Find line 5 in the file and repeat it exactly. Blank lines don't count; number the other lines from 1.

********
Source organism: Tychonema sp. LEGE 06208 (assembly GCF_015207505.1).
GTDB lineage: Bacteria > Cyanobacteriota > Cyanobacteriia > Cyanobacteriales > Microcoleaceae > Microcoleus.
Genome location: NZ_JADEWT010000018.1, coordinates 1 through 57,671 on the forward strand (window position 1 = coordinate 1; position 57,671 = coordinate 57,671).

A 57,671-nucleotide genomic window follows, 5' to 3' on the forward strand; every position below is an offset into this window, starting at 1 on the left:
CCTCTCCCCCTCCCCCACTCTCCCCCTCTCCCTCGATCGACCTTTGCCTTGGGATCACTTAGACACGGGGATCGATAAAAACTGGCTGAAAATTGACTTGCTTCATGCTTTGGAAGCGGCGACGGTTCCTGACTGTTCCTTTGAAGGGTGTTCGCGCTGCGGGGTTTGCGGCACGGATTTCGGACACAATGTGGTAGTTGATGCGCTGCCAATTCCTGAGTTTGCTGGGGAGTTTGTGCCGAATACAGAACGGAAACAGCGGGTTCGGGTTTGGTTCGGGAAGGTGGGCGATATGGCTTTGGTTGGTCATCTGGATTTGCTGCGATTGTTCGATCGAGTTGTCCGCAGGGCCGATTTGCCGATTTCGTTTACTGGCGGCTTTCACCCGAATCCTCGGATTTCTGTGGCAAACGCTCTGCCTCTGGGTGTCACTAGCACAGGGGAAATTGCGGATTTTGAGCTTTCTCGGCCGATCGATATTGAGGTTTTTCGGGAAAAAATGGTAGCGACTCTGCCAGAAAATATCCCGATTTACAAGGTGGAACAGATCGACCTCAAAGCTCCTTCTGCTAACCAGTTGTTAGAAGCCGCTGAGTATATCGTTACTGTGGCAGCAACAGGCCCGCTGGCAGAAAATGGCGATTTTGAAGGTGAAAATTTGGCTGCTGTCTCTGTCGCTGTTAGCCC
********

CCTCTCCCCCTCCCCCACTCTCCCCCTCTCCCTCGATCGACCTTTGCCTTGGGATCACTTAGACACGGGGATCGATAAAAACTGGCTGAAAATTGACTTGCTTCATGCTTTGGAAGCGGCGACGGTTCCTGACTGTTCCTTTGAAGGGTGTTCGCGCTGCGGGGTTTGCGGCACGGATTTCGGACACAATGTGGTAGTTGATGCGCTGCCAATTCCTGAGTTTGCTGGGGAGTTTGTGCCGAATACAGAACGGAAACAGCGGGTTCGGGTTTGGTTCGGGAAGGTGGGCGATATGGCTTTGGTTGGTCATCTGGATTTGCTGCGATTGTTCGATCGAGTTGTCCGCAGGGCCGATTTGCCGATTTCGTTTACTGGCGGCTTTCACCCGAATCCTCGGATTTCTGTGGCAAACGCTCTGCCTCTGGGTGTCACTAGCACAGGGGAAATTGCGGATTTTGAGCTTTCTCGGCCGATCGATATTGAGGTTTTTCGGGAAAAAATGGTAGCGACTCTGCCAGAAAATATCCCGATTTACAAGGTGGAACAGATCGACCTCAAAGCTCCTTCTGCTAACCAGTTGTTAGAAGCCGCTGAGTATATCGTTACTGTGGCAGCAACAGGCCCGCTGGCAGAAAATGGCGATTTTGAAGGTGAAAATTTGGCTGCTGTCTCTGTCGCTGTTAGCCC